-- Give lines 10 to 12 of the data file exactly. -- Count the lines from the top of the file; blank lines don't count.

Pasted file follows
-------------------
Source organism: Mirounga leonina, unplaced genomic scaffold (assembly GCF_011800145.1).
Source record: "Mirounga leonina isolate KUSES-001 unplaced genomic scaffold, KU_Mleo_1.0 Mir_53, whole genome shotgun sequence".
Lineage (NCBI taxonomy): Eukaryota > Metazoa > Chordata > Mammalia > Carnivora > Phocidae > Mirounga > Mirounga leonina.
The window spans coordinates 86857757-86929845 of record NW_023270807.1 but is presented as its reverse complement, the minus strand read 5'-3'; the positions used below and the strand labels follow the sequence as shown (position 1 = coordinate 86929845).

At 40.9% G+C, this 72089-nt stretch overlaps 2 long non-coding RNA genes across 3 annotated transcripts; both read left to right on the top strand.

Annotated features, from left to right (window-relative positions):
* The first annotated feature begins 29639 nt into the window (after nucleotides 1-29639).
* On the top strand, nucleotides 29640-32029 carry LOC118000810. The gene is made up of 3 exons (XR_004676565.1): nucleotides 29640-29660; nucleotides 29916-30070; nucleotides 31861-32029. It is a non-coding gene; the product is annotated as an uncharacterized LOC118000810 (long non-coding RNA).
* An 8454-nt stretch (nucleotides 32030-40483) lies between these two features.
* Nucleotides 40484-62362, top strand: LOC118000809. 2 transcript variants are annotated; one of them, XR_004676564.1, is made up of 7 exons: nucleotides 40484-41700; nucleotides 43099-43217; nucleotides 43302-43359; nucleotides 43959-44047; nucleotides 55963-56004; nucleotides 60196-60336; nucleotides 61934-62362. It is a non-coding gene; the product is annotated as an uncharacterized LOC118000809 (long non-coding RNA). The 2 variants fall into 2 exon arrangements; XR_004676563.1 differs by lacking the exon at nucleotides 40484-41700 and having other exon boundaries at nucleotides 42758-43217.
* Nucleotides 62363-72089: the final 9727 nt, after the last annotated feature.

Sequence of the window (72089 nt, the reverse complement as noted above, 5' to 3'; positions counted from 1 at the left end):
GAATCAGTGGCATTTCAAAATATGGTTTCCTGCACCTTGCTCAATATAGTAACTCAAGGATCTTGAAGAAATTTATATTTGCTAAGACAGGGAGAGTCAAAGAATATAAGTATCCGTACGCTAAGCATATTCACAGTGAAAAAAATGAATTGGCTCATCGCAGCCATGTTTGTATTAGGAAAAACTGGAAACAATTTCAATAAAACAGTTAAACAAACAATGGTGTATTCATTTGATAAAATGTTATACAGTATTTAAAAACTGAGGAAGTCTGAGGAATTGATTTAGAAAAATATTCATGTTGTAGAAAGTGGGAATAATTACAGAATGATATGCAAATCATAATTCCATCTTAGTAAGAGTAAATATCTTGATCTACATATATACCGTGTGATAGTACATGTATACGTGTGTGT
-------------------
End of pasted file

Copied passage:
* Nucleotides 40484-62362, top strand: LOC118000809. 2 transcript variants are annotated; one of them, XR_004676564.1, is made up of 7 exons: nucleotides 40484-41700; nucleotides 43099-43217; nucleotides 43302-43359; nucleotides 43959-44047; nucleotides 55963-56004; nucleotides 60196-60336; nucleotides 61934-62362. It is a non-coding gene; the product is annotated as an uncharacterized LOC118000809 (long non-coding RNA). The 2 variants fall into 2 exon arrangements; XR_004676563.1 differs by lacking the exon at nucleotides 40484-41700 and having other exon boundaries at nucleotides 42758-43217.
* Nucleotides 62363-72089: the final 9727 nt, after the last annotated feature.

Sequence of the window (72089 nt, the reverse complement as noted above, 5' to 3'; positions counted from 1 at the left end):